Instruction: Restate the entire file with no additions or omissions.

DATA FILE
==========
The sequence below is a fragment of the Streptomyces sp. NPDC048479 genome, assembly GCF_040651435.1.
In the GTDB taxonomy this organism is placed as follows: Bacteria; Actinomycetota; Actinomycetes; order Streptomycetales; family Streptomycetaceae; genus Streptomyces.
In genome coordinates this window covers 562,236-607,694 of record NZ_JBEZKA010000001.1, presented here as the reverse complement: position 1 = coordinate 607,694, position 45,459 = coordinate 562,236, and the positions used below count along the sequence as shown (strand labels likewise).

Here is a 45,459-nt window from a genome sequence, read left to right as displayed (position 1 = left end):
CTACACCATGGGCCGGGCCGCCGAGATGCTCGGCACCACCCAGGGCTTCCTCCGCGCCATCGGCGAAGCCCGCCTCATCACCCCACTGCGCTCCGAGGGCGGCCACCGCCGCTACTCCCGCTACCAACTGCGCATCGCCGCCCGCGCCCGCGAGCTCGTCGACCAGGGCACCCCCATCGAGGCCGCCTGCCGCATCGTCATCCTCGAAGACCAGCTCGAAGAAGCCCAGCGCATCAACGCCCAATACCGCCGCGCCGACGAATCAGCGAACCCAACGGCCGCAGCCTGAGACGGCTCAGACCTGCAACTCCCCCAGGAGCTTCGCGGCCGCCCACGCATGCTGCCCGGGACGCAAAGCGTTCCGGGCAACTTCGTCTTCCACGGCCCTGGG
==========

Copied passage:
The sequence below is a fragment of the Streptomyces sp. NPDC048479 genome, assembly GCF_040651435.1.
In the GTDB taxonomy this organism is placed as follows: Bacteria; Actinomycetota; Actinomycetes; order Streptomycetales; family Streptomycetaceae; genus Streptomyces.
In genome coordinates this window covers 562,236-607,694 of record NZ_JBEZKA010000001.1, presented here as the reverse complement: position 1 = coordinate 607,694, position 45,459 = coordinate 562,236, and the positions used below count along the sequence as shown (strand labels likewise).

Here is a 45,459-nt window from a genome sequence, read left to right as displayed (position 1 = left end):
CTACACCATGGGCCGGGCCGCCGAGATGCTCGGCACCACCCAGGGCTTCCTCCGCGCCATCGGCGAAGCCCGCCTCATCACCCCACTGCGCTCCGAGGGCGGCCACCGCCGCTACTCCCGCTACCAACTGCGCATCGCCGCCCGCGCCCGCGAGCTCGTCGACCAGGGCACCCCCATCGAGGCCGCCTGCCGCATCGTCATCCTCGAAGACCAGCTCGAAGAAGCCCAGCGCATCAACGCCCAATACCGCCGCGCCGACGAATCAGCGAACCCAACGGCCGCAGCCTGAGACGGCTCAGACCTGCAACTCCCCCAGGAGCTTCGCGGCCGCCCACGCATGCTGCCCGGGACGCAAAGCGTTCCGGGCAACTTCGTCTTCCACGGCCCTGGG